Short Cuts: Oregon enrollees mostly newly insured; SC rates only go up 1% on average
Those are two of the findings of a survey released today by the Center for Outcomes Research & Education at Providence Health Services. The goals were to understand who enrolled, assess their connection to care before and after enrollment and to understand their health. At the time of the study, 76,569 Oregonians had signed up through open enrollment.
- 53% were uninsured when they signed up, with many going without coverage for a long time. Prior to coming to Cover Oregon, 38% were uninsured for a year.
- 24% were in self-pay plans, 13% had coverage through work, 1% were on Oregon Health Plan, 9% other coverage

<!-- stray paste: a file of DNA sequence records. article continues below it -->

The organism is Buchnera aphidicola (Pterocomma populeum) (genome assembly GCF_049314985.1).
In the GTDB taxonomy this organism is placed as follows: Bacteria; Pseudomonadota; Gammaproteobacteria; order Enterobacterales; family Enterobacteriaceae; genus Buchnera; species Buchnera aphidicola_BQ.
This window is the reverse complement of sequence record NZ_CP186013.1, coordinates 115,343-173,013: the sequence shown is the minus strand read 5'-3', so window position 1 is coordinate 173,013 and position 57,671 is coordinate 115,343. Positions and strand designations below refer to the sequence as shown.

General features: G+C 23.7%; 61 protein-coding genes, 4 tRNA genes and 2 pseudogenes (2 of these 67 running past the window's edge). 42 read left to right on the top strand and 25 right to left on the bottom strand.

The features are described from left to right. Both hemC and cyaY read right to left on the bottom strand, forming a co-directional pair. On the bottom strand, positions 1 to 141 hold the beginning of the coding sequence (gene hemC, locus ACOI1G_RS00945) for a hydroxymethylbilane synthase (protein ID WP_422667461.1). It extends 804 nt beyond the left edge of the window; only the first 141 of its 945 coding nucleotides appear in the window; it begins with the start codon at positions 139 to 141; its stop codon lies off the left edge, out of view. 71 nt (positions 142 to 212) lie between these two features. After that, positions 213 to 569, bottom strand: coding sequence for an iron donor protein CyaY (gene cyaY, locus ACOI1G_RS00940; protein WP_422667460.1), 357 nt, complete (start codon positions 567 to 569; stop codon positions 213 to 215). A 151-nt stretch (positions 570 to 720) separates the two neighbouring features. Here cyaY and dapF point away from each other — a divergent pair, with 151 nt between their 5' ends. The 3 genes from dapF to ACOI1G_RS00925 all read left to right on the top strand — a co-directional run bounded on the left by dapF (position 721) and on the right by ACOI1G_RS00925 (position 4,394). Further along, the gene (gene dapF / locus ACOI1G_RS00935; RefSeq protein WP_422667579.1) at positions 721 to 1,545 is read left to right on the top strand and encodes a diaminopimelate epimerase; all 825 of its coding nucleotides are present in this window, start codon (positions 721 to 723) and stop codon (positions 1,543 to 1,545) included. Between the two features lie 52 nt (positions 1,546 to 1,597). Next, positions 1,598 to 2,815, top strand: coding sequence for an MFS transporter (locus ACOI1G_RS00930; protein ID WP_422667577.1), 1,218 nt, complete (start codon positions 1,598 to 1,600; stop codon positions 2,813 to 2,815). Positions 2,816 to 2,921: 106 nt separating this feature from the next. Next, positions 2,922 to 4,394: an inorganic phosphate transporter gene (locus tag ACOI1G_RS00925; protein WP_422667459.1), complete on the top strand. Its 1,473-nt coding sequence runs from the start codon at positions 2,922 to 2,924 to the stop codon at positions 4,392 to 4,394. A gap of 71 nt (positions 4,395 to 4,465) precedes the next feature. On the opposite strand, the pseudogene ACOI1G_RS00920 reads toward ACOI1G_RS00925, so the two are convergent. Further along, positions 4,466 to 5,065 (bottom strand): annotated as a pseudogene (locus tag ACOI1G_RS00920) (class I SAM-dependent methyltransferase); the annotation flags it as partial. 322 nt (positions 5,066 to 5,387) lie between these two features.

- 77% said they had difficulty affording their old premiums, and 57% said main reason they came to Cover Oregon was for the tax subsidy
There's a bunch of other interesting data points at the link. The 53% newly insured is lower than the 57% average found by the Kaiser Family Foundation nationally, which of course means that it was up in the low 60% range in at least one other state.
Obamacare isn't driving health insurance premiums through the roof in South Carolina.
In fact, individual plans sold through HealthCare.gov or directly by insurance companies should only increase by about 1 percent in this state next year.
That's a relatively minor bump compared to some other states - and much lower than the 50 percent to 70 percent increase that South Carolina officials predicted a year ago.